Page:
Compliance with nasal CPAP can be improved by simple interventions
Sleep Disorders Center, University of Michigan, Ann Arbor, USA. Sleep
(Impact Factor: 4.59).
Effectiveness of continuous positive airway pressure (CPAP) as a treatment of obstructive sleep apnea can be limited by poor compliance, but little is known about how to improve compliance. We performed a randomized, controlled clinical trial among 33 subjects of two interventions to improve compliance. One group of subjects received weekly phone calls to uncover any problems and encourage use, another received written information about sleep apnea and the importance of regular CPAP use, and a third served as control subjects. We found that intervention improved CPAP compliance (p = 0.059) and that the effect was particularly strong when intervention occurred during the first month of CPAP treatment (p = 0.004). Although the sample size did not allow definitive investigation of other explanatory variables, subjects with lower levels of education or those with relatives who used CPAP may have benefited from intervention more than other subjects. We conclude that simple, inexpensive efforts to improve compliance with CPAP can be effective, especially when applied at the start of CPAP treatment, but optimal intervention may vary with certain patient characteristics.
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- " The delivery of intensive patient education was looked at in many different ways.      Within each method of communicating patient education information there were three parts: the diagnosis of OSA, the treatment of OSA and remedies to CPAP problems that patients may experience. Education was given on the definition and pathophysiology of OSA. "
Available from: Amy M Sawyer
- "N at 3mo Chervin et al., 1997 RCT 33 (Experimental group [calls]=12; Experimental group [literature]=14; Control group =7) Positive reinforcement (weekly telephone calls OR two printed documents compared with CPAP use alone) "
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ABSTRACT: Adherence to continuous positive airway pressure (CPAP) treatment for obstructive sleep apnoea (OSA) is a critical problem. Poor adherence (30-60%) to CPAP is widely recognized as a significant limiting factor in treating OSA, reducing the overall effectiveness of the treatment and leaving many OSA patients at heightened risk for co-morbid conditions, impaired function and quality of life. The extant literature examining adherence to CPAP provides critical insight to measuring adherence outcomes, defining optimal adherence levels, and predicting CPAP adherence. This research has revealed salient factors that are associated with or predict CPAP adherence and may guide the development of interventions to promote CPAP adherence. Over the past 10 years, intervention studies to promote CPAP adherence have incorporated a multitude of strategies including education, support, cognitive behavioural approaches, and mixed strategies. This review of the current status of research on CPAP adherence will (i) synthesize the extant literature with regard to measuring, defining, and predicting CPAP adherence; (ii) review published intervention studies aimed at promoting CPAP adherence; and (iii) suggest directions for future empiric study of adherence to CPAP that will have implications for translational science. Our current understanding of CPAP adherence suggests that adherence is a multi-factorial, complex clinical problem that requires similarly designed approaches to effectively address poor CPAP adherence in the OSA population.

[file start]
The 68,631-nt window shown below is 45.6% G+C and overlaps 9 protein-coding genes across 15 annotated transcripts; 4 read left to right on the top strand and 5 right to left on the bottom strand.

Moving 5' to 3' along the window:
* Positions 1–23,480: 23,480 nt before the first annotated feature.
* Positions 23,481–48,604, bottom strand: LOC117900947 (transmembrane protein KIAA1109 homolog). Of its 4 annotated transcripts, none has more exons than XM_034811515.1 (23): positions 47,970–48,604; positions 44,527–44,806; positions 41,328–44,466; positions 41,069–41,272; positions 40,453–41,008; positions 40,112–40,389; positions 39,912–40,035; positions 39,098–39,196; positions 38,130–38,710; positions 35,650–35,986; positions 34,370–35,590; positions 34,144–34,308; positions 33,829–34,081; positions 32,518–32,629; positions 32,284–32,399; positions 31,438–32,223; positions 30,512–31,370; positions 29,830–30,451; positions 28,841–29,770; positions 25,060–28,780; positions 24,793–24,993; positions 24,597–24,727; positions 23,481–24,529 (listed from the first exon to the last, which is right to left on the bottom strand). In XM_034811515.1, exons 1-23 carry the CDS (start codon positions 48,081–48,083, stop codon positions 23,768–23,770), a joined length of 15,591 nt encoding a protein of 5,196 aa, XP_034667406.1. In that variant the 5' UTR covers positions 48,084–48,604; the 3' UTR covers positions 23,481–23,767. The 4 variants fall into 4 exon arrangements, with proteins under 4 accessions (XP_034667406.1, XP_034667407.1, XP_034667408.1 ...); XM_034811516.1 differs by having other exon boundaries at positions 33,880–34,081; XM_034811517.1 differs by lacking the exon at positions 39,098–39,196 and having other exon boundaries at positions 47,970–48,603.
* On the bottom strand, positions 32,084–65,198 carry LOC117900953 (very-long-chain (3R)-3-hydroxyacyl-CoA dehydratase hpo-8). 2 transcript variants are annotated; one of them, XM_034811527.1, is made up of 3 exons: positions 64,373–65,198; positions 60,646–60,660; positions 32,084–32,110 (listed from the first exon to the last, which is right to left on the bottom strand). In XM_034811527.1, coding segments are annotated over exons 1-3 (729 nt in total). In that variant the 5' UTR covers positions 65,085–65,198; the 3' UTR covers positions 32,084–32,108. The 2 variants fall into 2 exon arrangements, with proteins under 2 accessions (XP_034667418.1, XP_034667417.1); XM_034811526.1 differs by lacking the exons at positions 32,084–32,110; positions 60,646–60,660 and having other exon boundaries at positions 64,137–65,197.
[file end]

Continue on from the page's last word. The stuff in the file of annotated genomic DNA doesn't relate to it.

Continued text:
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- "OSA is widely treated by continuous positive airway pressure (CPAP) through a nasal mask, but alternative treatments are required for those patients who cannot tolerate CPAP or who are not interested in using such a device. Various studies have demonstrated that up to half of the patients supplied with CPAP are not using the device regularly (Nino Murcia et al., 1989; Kribbs et al., 1993; Engleman et al., 1994; Chervin et al., 1997; Wright et al., 1997). OSA has also been treated surgically. "
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ABSTRACT: The aim of this study was to determine the severity of side effects and the influence on snoring and the AHI (apnoea-hypopnoea index = number of apnoeas and hypopnoeas per hour recording) of an anterior mandibular positioning device (AMP device) for treatment of snoring and obstructive sleep apnoea. Questionnaires were mailed to a consecutive series of 30 patients who had started treatment with an AMP device. The mean follow-up interval from receiving an AMP device to answering the questionnaire was 22 months. The perceived degree of sore teeth increased statistically significantly (p < 0.01) as a result of the AMP device treatment, but there was no increase in the degree of facial pain, salivation, or temporomandibular joint pain. The AMP device treatment resulted in a statistically significant reduction (p < 0.01) of the mean AHI and of the mean percentage of the recording time with loud snoring (p < 0.05). Twenty-two patients out of 30 were still using the device at the time of follow-up. In conclusion, AMP device treatment was associated with only mild side effects and resulted in a statistically significant reduction of the AHI and of the percentage of the recording time with loud snoring.
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